Prostate cancer has variable manifestations, ranging from relatively benign localized tumors to widespread life-threatening metastases. The origin of most prostate cancer metastases can be traced back to the primary tumor; therefore, understanding the mutations in the primary tumor that promote cancer spread is of great interest. In this issue of the Journal of Clinical Investigation, Srinivasan Yegnasubramanian and colleagues at Johns Hopkins University track the development of lethal prostate cancer in a patient. Using tissue samples taken throughout the progression of the cancer, the authors identified the origin of the lethal clone. Surprisingly, in this case the lethal clone originated from a small, low-grade foci in the primary tumor and not from the larger high-grade region of the tumor. In the accompanying commentary, Rose Brannon and Charles Sawyers of Memorial Sloan-Kettering Cancer Center discuss the importance of individual case studies and how a comprehensive database of such studies is needed to identify common patterns in cancer progression.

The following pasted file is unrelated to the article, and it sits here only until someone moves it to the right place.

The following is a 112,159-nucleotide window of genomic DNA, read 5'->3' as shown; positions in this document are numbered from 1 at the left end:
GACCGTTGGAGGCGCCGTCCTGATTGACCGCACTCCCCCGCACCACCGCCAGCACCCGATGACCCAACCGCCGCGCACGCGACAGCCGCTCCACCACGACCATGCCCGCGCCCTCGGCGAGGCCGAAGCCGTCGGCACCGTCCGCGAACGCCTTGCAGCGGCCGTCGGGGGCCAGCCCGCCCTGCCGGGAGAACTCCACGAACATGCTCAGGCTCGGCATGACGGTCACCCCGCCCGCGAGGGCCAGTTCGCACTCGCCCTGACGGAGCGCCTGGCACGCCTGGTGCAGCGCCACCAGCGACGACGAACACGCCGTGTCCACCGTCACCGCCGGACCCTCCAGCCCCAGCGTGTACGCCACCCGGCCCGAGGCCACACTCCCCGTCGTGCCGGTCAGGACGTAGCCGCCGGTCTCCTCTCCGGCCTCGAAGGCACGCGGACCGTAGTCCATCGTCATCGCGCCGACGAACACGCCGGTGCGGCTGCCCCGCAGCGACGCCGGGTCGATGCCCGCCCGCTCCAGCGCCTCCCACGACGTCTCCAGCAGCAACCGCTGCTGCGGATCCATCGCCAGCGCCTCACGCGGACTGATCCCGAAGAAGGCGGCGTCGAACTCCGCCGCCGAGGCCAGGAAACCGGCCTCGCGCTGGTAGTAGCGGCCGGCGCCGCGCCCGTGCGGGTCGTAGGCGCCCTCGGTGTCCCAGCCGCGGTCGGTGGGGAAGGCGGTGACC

TITLE: Tracking the clonal origin of lethal prostate cancer
Michael C. Haffner
Johns Hopkins Medical Institutions, Baltimore, MD, USA
Phone: 4106142676; Fax: ; E-mail: email@example.com
View this article at: http://www.jci.org/articles/view/70354?key=4f436390394081ee2a50
TITLE: "N of 1" case reports in the era of whole-genome sequencing
Memorial Sloan-Kettering Cancer Center, New York, NY, USA
Phone: 646-888-2138; Fax: ; E-mail: firstname.lastname@example.org
View this article at: http://www.jci.org/articles/view/70935?key=0fe6ce6bb3bf4e8a509a
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